-- attributed to Sir E.V. E. Sassoon
Race, and racism, has never been absent from sports. Black jockeys, who won most of the early Kentucky Derbies, were forced out of the sport in the early 1900s by the pressure of Jim Crow zealots. Second-generation Americans, whether Irish, Italian, Jewish or East European, made their names in boxing, only to be supplanted by more recent immigrants and by African-Americans. John Carlos and Tommie Smith were ostracized and blacklisted for their Black Power salute from the podium at the 1968 Olympic games. And even today, Colin Kaepernick is blacklisted by NFL owners for taking a public stand against racism, and Orioles outfielder Adam Jones hears racial taunts when he jogs out to his position in Fenway Park. So racial awareness, and racism, are still alive and well in sports.
Sticking to the oft-given advice to write what you know, my own contribution to this discussion, which will occupy this blog over then next few months, is to chronicle the history of Jews in racing. While not all of us are as religiously observant as, say, Ahmed Zayat, who'll park an RV at the track on Friday so he doesn't violate the proscription against driving on the Sabbath, we all pretty much identify one way or another as Jewish. In my own case, it's the Karl Marx-Rosa Luxemburg-Emma Goldman-Upper West Side school of Judaism, but still, it's an identity.
So these next few posts will take a look at other Jews who've made an impact in horse racing. Owners, trainers, jockeys and gamblers. And, since he may indeed have actually uttered the quote at the top of the screen, what better place to start than with Sir Ellice Victor Elias ("Eve") Sassoon, 3rd Baronet of Bombay and four times winning owner in the (Epsom) Derby?
Yes it's the same family that gave us Vidal Sassoon's hairstyles and Sassoon jeans. The Sassoons were a well-established Jewish merchant family in Baghdad, perhaps having landed there after the expulsion of the Jews from Spain in 1492, or perhaps having more local roots. In the 19th century, Baghdad was part of the Ottoman Empire that was based in Constantinople, and several Sassoons served as financial advisers and treasurers to the resident Ottoman pasha in Baghdad. But the origin of their real money was the opium trade with China. The Sassoons, in fact, put together the first international drug cartel, and then invoked the armed might of Queen Victoria's Royal Navy to protect their interests (along, by then, with those of other British merchants), culminating in the Opium Wars in the mid-19th century, which resulted in the cession of Hong Kong to Britain and the opening up of Chinese ports, especially Shanghai, to western commerce. The World War I poet Siegfried Sassoon was also a family member, though he was disinherited when he had the chutzpah to marry a shiksa. Siegfried did, however, eventually produce "Memoirs of a Fox-Hunting Man," evidencing at least some familiarity with horses.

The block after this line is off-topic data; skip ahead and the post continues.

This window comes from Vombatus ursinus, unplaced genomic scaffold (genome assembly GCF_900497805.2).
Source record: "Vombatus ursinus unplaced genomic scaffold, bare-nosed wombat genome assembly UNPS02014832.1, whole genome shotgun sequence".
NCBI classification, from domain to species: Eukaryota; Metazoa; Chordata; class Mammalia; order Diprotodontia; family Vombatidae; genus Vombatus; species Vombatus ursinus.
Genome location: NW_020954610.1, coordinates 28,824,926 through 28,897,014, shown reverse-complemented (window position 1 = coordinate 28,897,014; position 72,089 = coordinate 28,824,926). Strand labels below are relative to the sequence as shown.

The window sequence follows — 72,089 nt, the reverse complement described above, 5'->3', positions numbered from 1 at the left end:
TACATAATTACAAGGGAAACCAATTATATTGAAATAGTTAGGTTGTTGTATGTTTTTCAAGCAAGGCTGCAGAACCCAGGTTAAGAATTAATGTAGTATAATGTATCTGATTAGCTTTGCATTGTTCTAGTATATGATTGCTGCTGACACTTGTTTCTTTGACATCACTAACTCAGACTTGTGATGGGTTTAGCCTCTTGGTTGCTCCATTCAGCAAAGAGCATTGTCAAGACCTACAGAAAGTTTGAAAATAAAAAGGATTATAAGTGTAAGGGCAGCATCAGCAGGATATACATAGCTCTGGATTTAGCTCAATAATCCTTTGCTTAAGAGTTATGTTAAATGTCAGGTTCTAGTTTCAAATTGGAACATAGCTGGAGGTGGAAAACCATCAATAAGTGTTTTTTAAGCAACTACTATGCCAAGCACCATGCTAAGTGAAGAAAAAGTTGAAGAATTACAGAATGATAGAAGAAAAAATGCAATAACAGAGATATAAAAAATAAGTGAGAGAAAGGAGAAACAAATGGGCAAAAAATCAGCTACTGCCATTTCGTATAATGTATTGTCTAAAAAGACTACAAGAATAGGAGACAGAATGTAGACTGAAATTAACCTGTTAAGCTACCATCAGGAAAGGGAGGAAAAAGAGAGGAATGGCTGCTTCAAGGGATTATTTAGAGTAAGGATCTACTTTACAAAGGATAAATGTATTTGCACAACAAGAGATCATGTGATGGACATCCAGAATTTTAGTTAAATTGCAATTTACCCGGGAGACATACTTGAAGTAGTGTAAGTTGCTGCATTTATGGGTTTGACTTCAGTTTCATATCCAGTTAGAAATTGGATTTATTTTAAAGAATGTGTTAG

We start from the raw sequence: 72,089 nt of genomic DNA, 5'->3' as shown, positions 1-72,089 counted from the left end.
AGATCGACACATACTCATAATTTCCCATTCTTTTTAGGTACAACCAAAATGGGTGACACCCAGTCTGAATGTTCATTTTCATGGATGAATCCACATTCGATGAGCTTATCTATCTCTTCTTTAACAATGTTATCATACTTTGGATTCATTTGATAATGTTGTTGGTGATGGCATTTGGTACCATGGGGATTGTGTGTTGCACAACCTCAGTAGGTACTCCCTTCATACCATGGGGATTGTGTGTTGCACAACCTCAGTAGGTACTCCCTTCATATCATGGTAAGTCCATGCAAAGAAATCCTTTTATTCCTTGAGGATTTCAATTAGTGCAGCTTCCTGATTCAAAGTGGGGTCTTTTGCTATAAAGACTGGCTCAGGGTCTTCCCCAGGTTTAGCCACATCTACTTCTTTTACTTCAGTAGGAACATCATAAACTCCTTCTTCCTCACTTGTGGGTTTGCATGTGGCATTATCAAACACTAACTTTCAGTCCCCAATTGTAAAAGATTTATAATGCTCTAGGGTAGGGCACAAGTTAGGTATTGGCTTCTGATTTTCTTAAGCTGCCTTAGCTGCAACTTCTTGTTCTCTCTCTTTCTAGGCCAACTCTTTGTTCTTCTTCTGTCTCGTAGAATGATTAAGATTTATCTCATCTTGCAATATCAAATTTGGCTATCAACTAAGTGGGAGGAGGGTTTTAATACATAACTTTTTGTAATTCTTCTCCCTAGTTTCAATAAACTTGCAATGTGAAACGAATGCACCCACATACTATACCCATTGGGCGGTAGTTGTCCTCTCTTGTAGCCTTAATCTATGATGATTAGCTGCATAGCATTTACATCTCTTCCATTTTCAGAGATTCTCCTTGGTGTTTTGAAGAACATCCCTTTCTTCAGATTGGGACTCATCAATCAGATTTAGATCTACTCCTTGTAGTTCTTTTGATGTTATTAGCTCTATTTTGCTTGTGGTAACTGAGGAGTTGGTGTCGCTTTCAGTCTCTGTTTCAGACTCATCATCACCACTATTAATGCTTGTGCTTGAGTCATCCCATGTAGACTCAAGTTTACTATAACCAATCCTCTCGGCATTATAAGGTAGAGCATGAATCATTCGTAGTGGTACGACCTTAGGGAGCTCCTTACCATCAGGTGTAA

The Sassoons soon moved from Baghdad to the British Empire, establishing a commercial base in Bombay (as it then was) and earning a peerage from the British Crown. Young Ellice Victor Elias was born in 1881, while the family was traveling from England to India, attended Harrow and Cambridge, served in the Royal Flying Corps in World War I, suffering a leg injury that bothered him the rest of his life, and, on the death of his father in 1924, inherited the colonial peerage.